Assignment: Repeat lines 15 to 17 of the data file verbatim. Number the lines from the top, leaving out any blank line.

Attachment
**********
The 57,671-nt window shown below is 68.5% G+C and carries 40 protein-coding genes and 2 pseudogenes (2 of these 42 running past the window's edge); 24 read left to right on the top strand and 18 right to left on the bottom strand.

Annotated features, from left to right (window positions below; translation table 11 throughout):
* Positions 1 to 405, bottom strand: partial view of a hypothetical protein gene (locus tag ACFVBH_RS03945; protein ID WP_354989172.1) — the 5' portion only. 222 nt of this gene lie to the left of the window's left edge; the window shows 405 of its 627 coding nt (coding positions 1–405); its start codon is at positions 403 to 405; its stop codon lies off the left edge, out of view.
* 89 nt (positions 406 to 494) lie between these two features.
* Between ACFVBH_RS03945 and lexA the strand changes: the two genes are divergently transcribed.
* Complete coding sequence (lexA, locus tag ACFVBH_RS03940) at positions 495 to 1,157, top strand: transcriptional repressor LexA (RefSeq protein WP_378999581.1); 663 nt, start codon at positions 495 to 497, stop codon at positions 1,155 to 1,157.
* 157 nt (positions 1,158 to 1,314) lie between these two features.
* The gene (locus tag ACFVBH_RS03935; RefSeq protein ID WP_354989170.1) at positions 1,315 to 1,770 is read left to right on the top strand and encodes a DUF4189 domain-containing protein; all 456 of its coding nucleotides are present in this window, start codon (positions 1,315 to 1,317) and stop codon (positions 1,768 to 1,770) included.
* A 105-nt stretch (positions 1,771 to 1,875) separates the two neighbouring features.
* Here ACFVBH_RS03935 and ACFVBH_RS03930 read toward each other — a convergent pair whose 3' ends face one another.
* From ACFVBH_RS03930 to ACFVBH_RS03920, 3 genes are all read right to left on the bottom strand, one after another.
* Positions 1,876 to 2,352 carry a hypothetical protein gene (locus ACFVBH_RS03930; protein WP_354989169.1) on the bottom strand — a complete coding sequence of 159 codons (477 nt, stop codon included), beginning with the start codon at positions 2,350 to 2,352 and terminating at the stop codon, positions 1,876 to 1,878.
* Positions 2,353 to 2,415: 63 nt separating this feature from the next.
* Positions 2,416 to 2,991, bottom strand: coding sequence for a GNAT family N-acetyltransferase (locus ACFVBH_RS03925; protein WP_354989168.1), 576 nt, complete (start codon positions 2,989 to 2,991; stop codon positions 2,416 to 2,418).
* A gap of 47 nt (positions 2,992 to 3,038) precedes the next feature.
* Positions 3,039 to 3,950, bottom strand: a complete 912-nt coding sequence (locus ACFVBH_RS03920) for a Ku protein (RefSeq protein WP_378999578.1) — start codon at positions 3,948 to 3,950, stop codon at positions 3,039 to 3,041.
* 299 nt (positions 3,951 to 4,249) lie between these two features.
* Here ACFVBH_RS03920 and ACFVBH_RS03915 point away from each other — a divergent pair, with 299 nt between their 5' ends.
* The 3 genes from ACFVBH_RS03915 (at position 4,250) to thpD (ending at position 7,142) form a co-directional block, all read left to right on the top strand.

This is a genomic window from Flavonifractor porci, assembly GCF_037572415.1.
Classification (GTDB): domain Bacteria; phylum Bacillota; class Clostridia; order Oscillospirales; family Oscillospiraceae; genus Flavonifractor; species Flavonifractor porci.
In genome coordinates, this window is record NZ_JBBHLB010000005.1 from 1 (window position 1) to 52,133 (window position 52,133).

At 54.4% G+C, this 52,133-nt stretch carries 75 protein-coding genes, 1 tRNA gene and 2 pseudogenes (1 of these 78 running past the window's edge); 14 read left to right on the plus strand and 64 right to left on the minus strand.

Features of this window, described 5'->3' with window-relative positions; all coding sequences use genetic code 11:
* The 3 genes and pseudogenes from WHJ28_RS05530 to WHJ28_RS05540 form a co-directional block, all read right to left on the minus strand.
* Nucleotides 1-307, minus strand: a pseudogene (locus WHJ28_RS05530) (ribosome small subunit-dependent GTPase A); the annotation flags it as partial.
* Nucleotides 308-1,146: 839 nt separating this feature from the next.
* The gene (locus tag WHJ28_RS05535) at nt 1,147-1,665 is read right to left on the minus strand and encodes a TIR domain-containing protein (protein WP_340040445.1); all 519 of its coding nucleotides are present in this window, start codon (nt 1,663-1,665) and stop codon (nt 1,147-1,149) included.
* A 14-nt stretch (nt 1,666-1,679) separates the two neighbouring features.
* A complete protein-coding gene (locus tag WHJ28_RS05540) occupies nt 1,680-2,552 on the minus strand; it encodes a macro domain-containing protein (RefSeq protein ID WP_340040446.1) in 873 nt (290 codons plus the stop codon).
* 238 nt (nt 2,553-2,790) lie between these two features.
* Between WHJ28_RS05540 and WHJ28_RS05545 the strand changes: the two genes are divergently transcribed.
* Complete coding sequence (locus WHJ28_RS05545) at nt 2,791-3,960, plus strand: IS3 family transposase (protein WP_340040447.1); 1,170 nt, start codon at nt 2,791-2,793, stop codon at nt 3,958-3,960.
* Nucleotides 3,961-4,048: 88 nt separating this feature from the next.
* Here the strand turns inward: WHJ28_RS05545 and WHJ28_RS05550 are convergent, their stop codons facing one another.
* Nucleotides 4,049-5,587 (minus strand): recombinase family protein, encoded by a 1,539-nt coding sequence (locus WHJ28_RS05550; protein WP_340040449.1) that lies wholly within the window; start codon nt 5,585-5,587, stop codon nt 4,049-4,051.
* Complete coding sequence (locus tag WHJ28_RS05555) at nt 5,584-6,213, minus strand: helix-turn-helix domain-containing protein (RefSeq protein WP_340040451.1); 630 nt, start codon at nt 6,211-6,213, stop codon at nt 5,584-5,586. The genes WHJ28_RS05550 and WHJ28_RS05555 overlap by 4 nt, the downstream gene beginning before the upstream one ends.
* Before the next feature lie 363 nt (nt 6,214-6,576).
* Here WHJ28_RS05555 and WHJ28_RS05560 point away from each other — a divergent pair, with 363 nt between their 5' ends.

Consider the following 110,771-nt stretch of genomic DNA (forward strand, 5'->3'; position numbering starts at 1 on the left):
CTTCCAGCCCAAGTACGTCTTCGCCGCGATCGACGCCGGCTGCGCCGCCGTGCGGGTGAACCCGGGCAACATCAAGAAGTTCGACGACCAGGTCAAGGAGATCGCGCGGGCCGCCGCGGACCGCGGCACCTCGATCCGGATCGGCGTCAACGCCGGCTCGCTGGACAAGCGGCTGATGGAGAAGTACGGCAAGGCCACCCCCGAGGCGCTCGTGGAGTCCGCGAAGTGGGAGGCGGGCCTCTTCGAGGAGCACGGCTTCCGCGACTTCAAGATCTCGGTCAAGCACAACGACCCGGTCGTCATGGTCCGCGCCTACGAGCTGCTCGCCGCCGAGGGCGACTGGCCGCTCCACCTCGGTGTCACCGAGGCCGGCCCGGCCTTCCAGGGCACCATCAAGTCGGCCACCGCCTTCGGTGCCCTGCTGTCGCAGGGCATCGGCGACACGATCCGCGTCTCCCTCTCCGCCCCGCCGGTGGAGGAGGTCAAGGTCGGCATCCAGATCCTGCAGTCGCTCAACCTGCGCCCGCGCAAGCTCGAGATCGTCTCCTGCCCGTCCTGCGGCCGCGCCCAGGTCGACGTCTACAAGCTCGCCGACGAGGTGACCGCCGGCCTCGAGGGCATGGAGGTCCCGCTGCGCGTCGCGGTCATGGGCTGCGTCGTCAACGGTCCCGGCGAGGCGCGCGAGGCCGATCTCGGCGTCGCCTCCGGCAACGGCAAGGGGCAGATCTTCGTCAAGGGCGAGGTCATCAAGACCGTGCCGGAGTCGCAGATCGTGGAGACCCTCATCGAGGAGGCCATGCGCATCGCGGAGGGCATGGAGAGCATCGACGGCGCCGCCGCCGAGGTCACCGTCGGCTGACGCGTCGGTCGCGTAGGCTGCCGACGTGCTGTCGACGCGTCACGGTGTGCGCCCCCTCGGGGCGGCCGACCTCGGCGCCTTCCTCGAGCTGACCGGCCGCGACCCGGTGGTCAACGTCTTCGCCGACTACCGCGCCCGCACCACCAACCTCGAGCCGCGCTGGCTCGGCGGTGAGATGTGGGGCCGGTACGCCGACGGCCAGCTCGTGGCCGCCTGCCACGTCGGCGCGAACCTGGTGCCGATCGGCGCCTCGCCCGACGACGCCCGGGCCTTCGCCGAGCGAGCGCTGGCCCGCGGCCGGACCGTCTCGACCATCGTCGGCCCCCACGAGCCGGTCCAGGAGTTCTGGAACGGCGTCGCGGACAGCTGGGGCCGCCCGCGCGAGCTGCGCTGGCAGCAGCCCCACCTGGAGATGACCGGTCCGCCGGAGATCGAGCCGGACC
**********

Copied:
* A gap of 47 nt (positions 2,992 to 3,038) precedes the next feature.
* Positions 3,039 to 3,950, bottom strand: a complete 912-nt coding sequence (locus ACFVBH_RS03920) for a Ku protein (RefSeq protein WP_378999578.1) — start codon at positions 3,948 to 3,950, stop codon at positions 3,039 to 3,041.
* 299 nt (positions 3,951 to 4,249) lie between these two features.